Schreiner Joins Halton Councillors to Call for an End to Sprawl

There’s been a lot of discussion in the last few weeks about getting more housing developed across Ontario to deal with the rapid increase of housing prices. The fight to get more housing has also created a reciprocal concern about creating more sprawl, which is something that the environmentally-minded population doesn’t want to see. Guelph MPP Mike Schreiner doesn’t want to see it either, and he’s recruiting help from Halton Region.

“I’m urging [Halton Regional] Council to resist that pressure from the Province,” Schreiner said in a virtual announcement on Wednesday. “Primarily because urban sprawl is not the solution to the housing crisis. It actually makes life less affordable, it threatens the farmland that feeds us, and the wetlands that clean our drinking water and protect us from flooding.”

Schreiner was joined by Halton Region and Halton Hills Councillor Jane Fogal and Regional and Milton Councillor Colin Best to talk about the challenges in achieving new A Place to Grow goals. Fogal said that current government policy has not been working for Halton with a focus on single family homes, and an inability to do proper in-person engagement on planning  matters with the public during the pandemic, which, she says, has essentially let developers guide the process.

“That’s why Halton asked for a delay, we wanted to delay this until we could do in-person consultation and really get everybody to understand what we were doing,” Fogal said. “But we got a terse letter back from the Province saying, ‘No, you cannot have more time. You must do it now. And I’ll just remind you if you don’t, we have strong powers to take action if you fail to comply,’ which is a threat, but a veiled one.”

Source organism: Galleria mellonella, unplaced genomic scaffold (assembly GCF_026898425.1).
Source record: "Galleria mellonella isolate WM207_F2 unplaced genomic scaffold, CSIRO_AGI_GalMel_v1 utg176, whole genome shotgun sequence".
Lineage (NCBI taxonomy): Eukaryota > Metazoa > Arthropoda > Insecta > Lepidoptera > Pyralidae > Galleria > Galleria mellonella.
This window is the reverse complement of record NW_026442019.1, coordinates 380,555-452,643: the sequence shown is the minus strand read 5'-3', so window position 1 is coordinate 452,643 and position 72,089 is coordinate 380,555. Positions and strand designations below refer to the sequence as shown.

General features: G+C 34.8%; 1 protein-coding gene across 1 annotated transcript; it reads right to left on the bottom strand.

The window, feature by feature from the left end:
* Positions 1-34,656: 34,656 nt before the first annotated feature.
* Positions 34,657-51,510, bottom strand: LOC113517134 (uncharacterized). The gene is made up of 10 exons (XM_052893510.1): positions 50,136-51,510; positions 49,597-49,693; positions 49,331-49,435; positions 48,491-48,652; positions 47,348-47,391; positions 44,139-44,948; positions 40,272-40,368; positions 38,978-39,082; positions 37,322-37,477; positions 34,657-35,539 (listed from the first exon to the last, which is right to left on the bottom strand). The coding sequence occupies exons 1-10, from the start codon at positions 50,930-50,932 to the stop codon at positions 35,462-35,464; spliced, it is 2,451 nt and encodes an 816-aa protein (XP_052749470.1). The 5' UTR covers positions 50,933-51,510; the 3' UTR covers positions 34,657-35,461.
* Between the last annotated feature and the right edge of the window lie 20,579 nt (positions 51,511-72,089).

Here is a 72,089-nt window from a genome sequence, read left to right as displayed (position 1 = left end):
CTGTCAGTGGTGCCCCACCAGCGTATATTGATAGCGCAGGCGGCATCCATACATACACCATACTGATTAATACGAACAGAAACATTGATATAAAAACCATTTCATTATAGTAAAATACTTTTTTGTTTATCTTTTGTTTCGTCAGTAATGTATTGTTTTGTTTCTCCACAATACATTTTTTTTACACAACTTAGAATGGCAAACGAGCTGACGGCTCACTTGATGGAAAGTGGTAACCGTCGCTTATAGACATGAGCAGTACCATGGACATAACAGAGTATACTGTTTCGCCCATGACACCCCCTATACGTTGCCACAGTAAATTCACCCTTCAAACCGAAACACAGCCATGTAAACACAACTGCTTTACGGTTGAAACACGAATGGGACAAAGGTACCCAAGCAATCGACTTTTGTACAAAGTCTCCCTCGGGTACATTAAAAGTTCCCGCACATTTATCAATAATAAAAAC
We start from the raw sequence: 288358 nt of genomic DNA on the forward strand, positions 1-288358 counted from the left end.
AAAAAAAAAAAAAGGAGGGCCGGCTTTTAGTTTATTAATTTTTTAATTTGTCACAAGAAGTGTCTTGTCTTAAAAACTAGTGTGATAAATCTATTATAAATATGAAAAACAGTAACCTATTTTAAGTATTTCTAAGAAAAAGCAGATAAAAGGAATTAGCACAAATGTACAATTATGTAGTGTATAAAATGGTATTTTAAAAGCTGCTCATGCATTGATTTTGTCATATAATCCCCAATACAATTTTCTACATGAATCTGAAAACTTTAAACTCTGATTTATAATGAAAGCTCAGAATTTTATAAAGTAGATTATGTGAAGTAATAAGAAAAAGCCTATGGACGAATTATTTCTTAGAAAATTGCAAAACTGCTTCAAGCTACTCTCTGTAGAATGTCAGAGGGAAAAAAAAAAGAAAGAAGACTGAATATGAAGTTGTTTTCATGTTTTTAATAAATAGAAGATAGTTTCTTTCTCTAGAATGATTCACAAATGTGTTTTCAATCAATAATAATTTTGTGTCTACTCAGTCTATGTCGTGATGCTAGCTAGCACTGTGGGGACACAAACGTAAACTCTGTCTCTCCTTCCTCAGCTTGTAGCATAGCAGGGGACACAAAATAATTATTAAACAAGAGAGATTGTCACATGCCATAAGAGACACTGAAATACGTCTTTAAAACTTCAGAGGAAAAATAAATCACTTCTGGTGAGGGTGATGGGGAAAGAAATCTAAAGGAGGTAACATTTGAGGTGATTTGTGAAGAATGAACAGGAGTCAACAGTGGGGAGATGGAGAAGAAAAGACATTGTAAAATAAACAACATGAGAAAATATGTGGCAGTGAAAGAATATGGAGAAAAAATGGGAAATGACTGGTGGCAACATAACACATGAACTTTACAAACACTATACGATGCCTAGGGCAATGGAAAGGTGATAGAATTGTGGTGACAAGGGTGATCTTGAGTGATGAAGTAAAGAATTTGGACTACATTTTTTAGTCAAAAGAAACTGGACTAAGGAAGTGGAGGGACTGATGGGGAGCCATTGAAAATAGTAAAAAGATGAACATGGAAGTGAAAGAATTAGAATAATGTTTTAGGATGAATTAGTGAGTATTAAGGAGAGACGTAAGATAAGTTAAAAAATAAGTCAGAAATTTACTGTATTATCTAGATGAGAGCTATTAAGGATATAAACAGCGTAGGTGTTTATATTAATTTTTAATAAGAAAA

Best explained that Milton is under extreme pressure to grow, but that while that pressure has resulted in a lot of home building, Milton’s growth has actually slowed because prices rose too high, too fast, and because the city hasn’t able to keep up with the things that support growth.

“I’ve talked to our school board trustees, and both boards say they’re short three schools each, including high schools, to keep up with our present growth,” Best explained. “We have over 300 portables. We have 60 portables at one high school where we have to actually bus the teachers in because the parking lots being used up by portables.

“It’s the same with health care, and with transportation, we’re about three to five years behind at one per cent growth, and what the Province is telling us is that we have to grow at two per cent compounded annually from 600,000 people now to 1.1 million by the year 2051,” Best added. “We usually look at growth in 10-year increments, but they can’t even get the last 10 years right. In Milton we were supposed to have 162,000 people by the year 2020, we’re still waiting with the census data for 2021, but our staff are estimating 128,000 people.”

Schreiner said that the solution to the housing crisis in Ontario is to focus less on sprawl and focus more on creating a variety of housing options that will make it easier for people who want to downsize to find new homes, which will also open up availability in single family homes for people looking for those options. Schreiner also made the case for gentle density and 15-minute communities.

“We’re under intense pressure from the Provincial government, driven by the interest of putting land speculators ahead of what’s good for people communities and municipal budgets, to build those livable connectable, connected, affordable communities,” Schreiner said. “That’s why I think you’re seeing this growing movement in Hamilton and many other regions across the province to say, ‘Stop the sprawl.'”

Schreiner also addressed a report in the Guelph Mercury Tribune on Tuesday that said one-in-five residential properties sold in Guelph in 2020 were bought by people who aren’t living in that residence. Instead, those houses became a rental property, second home, or is sitting empty.

“We absolutely have to address speculation in the housing market, and that’s exactly why the Ontario Greens have called for expanding the vacancy tax across the province from 15 to 20 per cent,” Schreiner explained. “We have to, as a society, agree that housing is for people, not speculators. A home is for people and families, and we have to put in the tools that are going to take the pressure off of speculation in the marketplace.”

The Green Party of Ontario is also calling for the freezing of urban boundaries, the reversal of changes to the growth plan under the Ford government, expanding zoning options for housing choices, and the cancellation of Highway #413.

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